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Understanding Which Therapy Comes First in Treating Castration-Resistant Prostate Cancer


The title of the talk by Celestia S. Higano, MD, New Developments in the Treatment of Hormone Refractory Prostate Cancer, was notable in the use of a term that has been replaced over the past decade with castration resistant. It was a change that Dr Higano, of the Fred Hutchison Cancer Research Center in Seattle, Washington, admits she did not support at the time.

The title of the talk by Celestia S. Higano, MD, “New Developments in the Treatment of Hormone Refractory Prostate Cancer,” was notable in the use of a term that has been replaced over the past decade with “castration resistant.” It was a change that Dr Higano, of the Fred Hutchison Cancer Research Center in Seattle, Washington, admits she did not support at the time.

But she acknowledged Saturday in presenting therapy options for these harder-to-treat patients that “refractory” really no longer applies, and that made for a challenging and interesting session at the National Comprehensive Cancer Network’s (NCCN) 19th Annual Conference: Advancing the Standard of Cancer Care, held in Hollywood, Florida.

Dr Higano presented a chart showing standard-of-care options for metastatic castration-resistant prostate cancer (mCRPC), which featured 9 different therapies across columns for patients at various points, from those with symptoms to those without, and for those who have already received docetaxel. Of the 6 therapies with level 1 evidence for survival benefits, only docetaxel itself had been approved “in the last 4 years,” she noted. (The others are sipuleucel-T, abiraterone, enzalutamide, radium 223, and cabazitaxel.)

With so many new therapies available, Dr Higano said the question becomes, “How do I decide what treatment is best in a given situation?” It comes down to what the patient presents: Are there

symptoms? If so, what are they? How fast is the disease progressing? Is there any presence of lung, liver, nodal, or soft tissue disease?

Dr Higano sought to break up the usual “pathway” chart oncologists often see and get down to basics: there are therapies for mCRPC patients without symptoms (immunotherapy and hormonal therapy, perhaps docetaxel), for those with symptoms (radium 223 is an option), and for those who have had docetaxel (cabazitaxel was listed as the first option).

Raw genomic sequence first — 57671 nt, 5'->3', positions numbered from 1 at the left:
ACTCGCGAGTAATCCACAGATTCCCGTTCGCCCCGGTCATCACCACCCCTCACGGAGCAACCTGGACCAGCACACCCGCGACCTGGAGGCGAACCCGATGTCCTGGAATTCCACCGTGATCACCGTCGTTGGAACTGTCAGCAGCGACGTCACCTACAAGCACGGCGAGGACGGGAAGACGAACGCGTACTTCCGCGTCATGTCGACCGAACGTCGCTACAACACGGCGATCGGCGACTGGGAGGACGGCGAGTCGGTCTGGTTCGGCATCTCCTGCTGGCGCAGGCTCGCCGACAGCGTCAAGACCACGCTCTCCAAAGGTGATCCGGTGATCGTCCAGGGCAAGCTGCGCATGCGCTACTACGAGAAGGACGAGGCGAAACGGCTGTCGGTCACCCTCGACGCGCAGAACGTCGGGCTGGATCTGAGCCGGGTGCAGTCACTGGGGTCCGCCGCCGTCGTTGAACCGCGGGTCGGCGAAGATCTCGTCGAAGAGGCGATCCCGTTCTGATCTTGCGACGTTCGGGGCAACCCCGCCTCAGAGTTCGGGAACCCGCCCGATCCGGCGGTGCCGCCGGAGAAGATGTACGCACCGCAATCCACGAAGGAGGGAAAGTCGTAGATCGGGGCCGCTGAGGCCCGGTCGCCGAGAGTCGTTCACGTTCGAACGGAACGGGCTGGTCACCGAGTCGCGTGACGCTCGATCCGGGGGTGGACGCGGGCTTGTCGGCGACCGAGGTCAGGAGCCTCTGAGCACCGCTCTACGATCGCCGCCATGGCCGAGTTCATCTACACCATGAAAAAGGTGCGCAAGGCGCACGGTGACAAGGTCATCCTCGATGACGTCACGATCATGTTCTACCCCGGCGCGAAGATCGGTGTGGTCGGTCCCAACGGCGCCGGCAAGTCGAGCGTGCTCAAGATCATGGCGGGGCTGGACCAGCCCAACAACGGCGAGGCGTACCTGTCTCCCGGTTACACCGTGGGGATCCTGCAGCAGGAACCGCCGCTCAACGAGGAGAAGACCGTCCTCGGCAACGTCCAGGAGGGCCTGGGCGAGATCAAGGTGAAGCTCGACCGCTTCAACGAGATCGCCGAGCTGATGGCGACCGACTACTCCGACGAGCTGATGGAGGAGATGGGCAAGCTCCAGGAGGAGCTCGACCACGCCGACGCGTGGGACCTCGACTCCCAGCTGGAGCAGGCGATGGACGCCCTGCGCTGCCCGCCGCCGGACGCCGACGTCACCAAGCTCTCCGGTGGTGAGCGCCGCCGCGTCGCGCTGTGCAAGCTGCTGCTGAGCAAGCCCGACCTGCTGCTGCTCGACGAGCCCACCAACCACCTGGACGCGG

More so than some of the NCCN presenters, she put forth highly challenging cases and treatment choices, and then reviewed the scattered responses with some strong feedback. A key moment came up regarding the immunotherapy sipuleucel-T, where Dr Higano sought to take on concerns about cost. “I would argue there are plenty of other therapies that are just as expensive,” she said.

Dr Higano suggested that immunotherapy involves a different process and thus requires a different way of thinking about costs and benefits, especially since the effects do not take hold immediately. To her, the evidence is clear: In the 2010 study published in the New England Journal of Medicine, at 3 years, the median survival benefit was 4.1 months and, more importantly, a 24.5% reduction on the risk of death.1 (Dr Higano was a coauthor on the study.) “Subsequent trials have confirmed the data, and with milder toxicities and a shorter period to the first use of pain medication, there are clear benefits,” she said.

When should immunotherapy be used? Dr Higano recommended early in course of mCRPC, before second-line hormonal treatments, corticosteroid use with chemotherapy and abiraterone. At this stage, patients are less likely to have symptoms or rapid progression or experience liver metastases.

If immunotherapy is used, Dr Higano recommends baseline imaging to assess pain and monthly follow-up to monitor the patient. Patient education about the differences in how the treatment works is important, she said.

Two hormonal therapies, abiraterone and enzalutamide, are also indicated for mCRPC in patients without symptoms. While abiraterone appears to show less time to chemotherapy than enzalutamide from the placebo arm of the phase 3 study, (8.4 vs 17 months), Dr Higano said it is very important to note that the abiraterone trial included prednisone in the placebo arm, while enzalutamide did not. “Prednisone, even by itself, is an active agent. That could have increase the difference between the two arms,” she said.

In discussing radium 223, Dr Higano emphasized it is indicated only when patients have shown symptoms. It is a calcium mimic and targets bone metastases; thus, she predicts that skeletal-related events will become an endpoint in upcoming studies. While it can only be handled and administered by a specialist in nuclear medicine, there are no restrictions on the patient coming into contact with others. It should not be combined with docetaxel. “That is too toxic,” she said.

In discussing cabazitaxel, Dr Higano offered what she labeled “practical” advice: reduce the initial dose to 20 mg/M2, use growth factor in all high-risk patients, and understand that a lack of pain progression does not mean a lack of clinical benefit.

The choices are challenging to be sure, but Dr Higano said that new sequencing and combination data will give oncologists better information to use when making decisions about treatment in the future.


1.Kantoff PW, Higano CS, Shore ND, et al. Sipuleucel-T immunotherapy for castration-resistant prostate cancer. N Engl J Med 2010;29363(5):411-422.

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